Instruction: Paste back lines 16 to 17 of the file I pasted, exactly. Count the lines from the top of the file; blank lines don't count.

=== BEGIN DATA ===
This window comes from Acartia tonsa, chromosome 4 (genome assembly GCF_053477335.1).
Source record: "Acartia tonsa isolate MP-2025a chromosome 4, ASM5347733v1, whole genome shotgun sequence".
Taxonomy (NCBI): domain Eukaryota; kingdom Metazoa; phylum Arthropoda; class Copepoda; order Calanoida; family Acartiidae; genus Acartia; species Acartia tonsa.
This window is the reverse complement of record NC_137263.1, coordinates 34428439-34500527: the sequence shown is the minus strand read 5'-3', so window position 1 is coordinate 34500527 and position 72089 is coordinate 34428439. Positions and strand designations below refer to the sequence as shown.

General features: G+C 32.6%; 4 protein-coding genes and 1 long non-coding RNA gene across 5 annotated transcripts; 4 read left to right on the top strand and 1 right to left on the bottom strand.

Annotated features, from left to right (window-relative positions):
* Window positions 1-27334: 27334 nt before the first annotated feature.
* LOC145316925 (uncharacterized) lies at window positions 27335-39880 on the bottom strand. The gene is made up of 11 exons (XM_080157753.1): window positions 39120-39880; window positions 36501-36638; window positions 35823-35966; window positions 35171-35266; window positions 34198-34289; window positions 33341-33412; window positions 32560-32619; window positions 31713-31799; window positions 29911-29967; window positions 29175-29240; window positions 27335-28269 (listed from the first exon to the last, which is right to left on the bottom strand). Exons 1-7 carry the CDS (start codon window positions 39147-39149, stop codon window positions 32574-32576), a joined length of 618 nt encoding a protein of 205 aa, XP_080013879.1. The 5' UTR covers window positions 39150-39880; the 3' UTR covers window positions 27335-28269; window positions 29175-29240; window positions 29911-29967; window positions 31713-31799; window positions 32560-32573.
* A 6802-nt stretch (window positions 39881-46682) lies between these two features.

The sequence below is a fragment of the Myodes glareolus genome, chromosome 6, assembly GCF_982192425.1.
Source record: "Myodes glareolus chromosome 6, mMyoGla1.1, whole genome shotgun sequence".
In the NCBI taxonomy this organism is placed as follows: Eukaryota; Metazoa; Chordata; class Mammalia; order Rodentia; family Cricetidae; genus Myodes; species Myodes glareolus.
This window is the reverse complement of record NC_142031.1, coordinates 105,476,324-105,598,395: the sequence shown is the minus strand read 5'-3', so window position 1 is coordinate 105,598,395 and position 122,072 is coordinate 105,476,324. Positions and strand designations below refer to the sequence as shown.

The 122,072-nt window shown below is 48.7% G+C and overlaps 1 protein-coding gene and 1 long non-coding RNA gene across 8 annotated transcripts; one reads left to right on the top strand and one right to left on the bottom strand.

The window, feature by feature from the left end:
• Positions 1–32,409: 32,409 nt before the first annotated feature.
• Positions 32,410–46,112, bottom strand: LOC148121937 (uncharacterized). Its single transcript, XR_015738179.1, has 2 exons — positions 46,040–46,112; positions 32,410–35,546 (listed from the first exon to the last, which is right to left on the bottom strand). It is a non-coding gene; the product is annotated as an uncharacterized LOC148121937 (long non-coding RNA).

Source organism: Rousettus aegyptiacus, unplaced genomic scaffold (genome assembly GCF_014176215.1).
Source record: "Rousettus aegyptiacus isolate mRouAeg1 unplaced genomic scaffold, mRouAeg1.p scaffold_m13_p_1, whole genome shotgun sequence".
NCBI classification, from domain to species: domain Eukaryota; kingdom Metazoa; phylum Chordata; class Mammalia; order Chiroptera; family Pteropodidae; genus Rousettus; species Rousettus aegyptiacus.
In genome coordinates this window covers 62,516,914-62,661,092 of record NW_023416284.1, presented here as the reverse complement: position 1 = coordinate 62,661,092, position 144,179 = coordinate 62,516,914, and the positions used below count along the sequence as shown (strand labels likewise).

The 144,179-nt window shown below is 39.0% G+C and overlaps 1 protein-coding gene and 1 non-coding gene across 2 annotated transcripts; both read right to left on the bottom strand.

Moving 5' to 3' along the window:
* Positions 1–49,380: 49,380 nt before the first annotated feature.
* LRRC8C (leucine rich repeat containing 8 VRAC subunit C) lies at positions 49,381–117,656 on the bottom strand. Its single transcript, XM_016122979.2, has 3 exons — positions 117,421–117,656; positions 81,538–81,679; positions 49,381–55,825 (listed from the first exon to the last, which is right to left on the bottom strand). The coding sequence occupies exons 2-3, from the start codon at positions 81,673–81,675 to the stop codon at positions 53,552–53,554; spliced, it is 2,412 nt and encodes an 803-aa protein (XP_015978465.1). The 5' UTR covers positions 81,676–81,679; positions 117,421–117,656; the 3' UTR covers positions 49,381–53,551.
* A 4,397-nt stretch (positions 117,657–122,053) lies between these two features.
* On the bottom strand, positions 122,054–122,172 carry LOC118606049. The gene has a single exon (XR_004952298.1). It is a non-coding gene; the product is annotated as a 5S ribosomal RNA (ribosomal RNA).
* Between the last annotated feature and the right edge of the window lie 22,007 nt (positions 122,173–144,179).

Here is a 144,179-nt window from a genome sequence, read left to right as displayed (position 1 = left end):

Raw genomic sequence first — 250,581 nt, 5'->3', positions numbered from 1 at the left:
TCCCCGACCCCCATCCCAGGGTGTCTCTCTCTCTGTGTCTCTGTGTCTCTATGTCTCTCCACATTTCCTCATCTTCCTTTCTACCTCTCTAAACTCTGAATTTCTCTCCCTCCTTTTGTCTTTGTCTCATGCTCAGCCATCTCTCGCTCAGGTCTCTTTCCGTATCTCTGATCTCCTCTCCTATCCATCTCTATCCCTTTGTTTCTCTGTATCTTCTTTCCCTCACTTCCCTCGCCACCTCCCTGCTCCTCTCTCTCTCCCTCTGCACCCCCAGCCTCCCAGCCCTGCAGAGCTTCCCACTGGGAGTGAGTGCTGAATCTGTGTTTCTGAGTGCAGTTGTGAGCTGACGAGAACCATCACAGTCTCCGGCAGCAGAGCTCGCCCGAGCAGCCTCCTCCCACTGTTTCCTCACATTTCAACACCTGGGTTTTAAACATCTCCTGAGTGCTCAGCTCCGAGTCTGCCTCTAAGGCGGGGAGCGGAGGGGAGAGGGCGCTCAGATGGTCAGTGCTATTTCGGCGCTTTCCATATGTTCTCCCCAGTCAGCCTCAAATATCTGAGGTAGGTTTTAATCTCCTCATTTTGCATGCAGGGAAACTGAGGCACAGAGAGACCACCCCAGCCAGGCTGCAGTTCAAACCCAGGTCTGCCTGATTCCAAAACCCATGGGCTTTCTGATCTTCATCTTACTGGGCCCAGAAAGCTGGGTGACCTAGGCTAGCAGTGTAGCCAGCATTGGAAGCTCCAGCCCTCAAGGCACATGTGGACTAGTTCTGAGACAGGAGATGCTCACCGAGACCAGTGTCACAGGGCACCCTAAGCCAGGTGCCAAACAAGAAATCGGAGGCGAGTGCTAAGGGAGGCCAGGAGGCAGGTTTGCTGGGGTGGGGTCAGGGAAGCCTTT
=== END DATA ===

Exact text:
• Positions 1–32,409: 32,409 nt before the first annotated feature.
• Positions 32,410–46,112, bottom strand: LOC148121937 (uncharacterized). Its single transcript, XR_015738179.1, has 2 exons — positions 46,040–46,112; positions 32,410–35,546 (listed from the first exon to the last, which is right to left on the bottom strand). It is a non-coding gene; the product is annotated as an uncharacterized LOC148121937 (long non-coding RNA).